February 2, 2016
- A substantial increase in supply ignited a steep decline in the price of crude oil over the past year. U.S. crude inventory has increased more than 20 percent since year-end 2014 and OPEC members continue to pump at elevated levels in an attempt to weaken U.S. producers. The supply glut and downward price pressure could potentially worsen as Iran ramps up production as sanctions are lifted and the U.S. exhausts storage capacity. These trends have ruffled global financial markets and posed questions on how deeply problems in the energy sector will affect other segments of the reasonably strong U.S. economy.
- Lower dependence on imported oil in the U.S. has come at an unanticipated cost. Previous declines in oil prices have enabled domestic consumers to save at the gas pump and spend on other items, while taking money out of the hands of foreign producers. Increasingly, savings at the pump have come at the expense of domestic producers, triggering reductions in U.S. energy-sector budgets and layoffs that impact economies in oil-producing regions. U.S. consumers pocketed an aggregate $115 billion from lower gas prices in 2015, yet the savings did not translate into large increases in retail sales. Personal savings rose by more than $100 billion last year, suggesting that the savings at the pump are not recirculating through the economy.
- Energy-sector layoffs involving more than 94,000 workers represented a scant 0.1 percent of total payrolls in the U.S. at the end of 2015. While the effects of energy-sector turmoil on overall employment trends are muted, domestic financial-services companies face uncertainties. Collapsing oil prices have distressed bonds linked to oil and gas firms, and banks including JPMorgan Chase and Wells Fargo are setting aside billions to cover potential losses. Many lenders remain reluctant to press for payment of outstanding balances at the risk of potentially bankrupting energy-sector companies, a situation echoing the extension of repayment schedules in the mortgage market during the financial crisis. Potentially higher yields on lower-rated energy-sector bonds may also raise rates on other borrowing.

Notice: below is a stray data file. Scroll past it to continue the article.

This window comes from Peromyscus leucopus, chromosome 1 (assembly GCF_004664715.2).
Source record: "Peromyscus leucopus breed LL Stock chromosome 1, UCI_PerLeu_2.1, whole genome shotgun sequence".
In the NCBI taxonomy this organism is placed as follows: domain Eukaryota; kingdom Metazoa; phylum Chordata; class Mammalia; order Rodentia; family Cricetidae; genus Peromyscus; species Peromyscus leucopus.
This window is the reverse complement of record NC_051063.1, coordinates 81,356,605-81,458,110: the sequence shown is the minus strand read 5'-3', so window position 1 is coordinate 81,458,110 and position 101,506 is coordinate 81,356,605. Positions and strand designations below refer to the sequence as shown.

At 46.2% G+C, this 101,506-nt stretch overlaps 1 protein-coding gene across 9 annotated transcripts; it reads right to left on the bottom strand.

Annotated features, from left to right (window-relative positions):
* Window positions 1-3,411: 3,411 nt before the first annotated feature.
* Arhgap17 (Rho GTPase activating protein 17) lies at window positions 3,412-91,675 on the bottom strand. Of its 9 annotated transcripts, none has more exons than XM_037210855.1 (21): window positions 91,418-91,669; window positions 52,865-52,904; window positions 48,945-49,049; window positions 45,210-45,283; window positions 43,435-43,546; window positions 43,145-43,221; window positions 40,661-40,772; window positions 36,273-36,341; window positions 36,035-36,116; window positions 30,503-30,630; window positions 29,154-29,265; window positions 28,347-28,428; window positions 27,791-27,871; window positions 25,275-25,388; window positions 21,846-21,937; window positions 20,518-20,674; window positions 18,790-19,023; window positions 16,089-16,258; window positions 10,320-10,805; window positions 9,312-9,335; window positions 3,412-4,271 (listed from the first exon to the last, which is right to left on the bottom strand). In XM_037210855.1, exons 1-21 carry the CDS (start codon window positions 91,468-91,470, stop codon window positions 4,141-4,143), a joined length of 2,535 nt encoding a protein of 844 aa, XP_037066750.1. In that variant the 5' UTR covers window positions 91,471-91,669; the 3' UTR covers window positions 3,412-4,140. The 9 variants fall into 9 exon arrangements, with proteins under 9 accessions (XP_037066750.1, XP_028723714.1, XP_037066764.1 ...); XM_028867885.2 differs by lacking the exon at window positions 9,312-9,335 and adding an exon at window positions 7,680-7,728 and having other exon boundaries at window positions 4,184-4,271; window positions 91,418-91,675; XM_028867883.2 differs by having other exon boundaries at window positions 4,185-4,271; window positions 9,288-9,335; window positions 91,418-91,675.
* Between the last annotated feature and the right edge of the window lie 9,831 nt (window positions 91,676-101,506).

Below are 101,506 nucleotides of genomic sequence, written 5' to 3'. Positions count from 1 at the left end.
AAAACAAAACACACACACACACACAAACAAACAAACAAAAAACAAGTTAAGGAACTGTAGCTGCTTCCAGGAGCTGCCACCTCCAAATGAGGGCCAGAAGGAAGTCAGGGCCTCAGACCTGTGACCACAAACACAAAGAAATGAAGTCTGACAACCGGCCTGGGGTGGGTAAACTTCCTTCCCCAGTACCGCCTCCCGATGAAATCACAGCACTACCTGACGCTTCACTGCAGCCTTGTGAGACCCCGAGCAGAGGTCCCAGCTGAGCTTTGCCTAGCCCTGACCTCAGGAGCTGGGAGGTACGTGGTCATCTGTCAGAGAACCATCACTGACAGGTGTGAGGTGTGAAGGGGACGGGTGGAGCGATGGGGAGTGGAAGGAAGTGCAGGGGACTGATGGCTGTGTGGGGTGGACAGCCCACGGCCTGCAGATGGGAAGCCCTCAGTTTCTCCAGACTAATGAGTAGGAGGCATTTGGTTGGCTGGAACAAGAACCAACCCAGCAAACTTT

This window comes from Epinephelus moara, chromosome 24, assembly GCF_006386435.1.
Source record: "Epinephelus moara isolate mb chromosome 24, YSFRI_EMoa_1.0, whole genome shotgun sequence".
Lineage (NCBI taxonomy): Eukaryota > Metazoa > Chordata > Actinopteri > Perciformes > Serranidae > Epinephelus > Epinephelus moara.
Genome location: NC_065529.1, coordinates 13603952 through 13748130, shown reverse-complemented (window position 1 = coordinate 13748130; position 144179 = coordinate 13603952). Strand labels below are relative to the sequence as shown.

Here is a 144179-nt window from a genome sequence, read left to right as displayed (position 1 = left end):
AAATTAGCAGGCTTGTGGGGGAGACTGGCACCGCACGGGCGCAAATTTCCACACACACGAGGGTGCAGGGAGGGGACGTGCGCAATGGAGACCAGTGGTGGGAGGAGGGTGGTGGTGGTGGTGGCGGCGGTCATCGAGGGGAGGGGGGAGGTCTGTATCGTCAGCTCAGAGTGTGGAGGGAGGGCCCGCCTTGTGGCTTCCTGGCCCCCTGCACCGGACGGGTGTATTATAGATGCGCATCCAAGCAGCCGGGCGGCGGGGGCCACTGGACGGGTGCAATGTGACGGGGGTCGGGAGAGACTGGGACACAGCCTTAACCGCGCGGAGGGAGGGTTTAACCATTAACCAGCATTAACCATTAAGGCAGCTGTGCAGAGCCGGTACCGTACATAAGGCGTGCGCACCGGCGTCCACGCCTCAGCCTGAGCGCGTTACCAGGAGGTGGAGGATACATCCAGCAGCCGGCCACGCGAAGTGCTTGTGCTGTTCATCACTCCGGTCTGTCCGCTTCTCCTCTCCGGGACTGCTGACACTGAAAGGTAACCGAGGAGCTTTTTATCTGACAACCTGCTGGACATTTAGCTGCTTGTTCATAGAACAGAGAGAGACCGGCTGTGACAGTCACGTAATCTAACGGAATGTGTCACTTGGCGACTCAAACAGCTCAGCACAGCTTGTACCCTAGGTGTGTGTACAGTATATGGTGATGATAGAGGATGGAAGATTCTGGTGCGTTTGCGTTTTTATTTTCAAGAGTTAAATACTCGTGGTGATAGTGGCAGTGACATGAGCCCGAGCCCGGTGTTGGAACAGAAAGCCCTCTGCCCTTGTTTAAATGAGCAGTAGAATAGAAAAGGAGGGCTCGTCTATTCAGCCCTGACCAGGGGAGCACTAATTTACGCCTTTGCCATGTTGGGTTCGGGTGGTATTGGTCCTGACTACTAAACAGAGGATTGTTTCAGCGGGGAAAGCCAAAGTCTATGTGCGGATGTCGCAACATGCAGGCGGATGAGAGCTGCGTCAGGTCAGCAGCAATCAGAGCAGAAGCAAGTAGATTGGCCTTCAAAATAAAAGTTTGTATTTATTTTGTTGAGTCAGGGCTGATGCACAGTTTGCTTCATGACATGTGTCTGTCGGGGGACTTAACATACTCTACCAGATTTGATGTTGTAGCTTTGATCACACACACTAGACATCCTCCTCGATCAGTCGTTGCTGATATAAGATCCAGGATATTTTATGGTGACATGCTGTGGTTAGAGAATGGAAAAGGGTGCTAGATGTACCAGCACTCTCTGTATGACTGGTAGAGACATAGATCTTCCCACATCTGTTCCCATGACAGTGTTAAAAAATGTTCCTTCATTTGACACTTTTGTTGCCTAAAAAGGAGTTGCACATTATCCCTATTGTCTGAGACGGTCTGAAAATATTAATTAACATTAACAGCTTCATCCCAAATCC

- Nationwide, U.S. office vacancy fell to 14.9 percent behind growing demand and the average rent rose more than 4 percent during the year. Energy-sector cutbacks in spending and staffing were evident in markets with higher concentrations of oil-related workers, including Houston and Oklahoma City, raising the vacancy rate in both metros as some tenants closed. Sublease space is also likely to rise in the coming year as hiring subsides.
- Declining activity in the oil fields will potentially reduce demand in the coming months for warehouse space used for the storage and distribution of drilling equipment and supplies. Nonetheless, national trends appear sound, with retailers and e-commerce tenants capable of picking up the slack created by a loss of demand related to energy-sector tenants. U.S. vacancy fell 50 basis points to 6.5 percent last year.
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The information contained herein was obtained from sources deemed reliable. Every effort was made to obtain complete and accurate information; however, no representation, warranty or guarantee to the accuracy, express or implied, is made.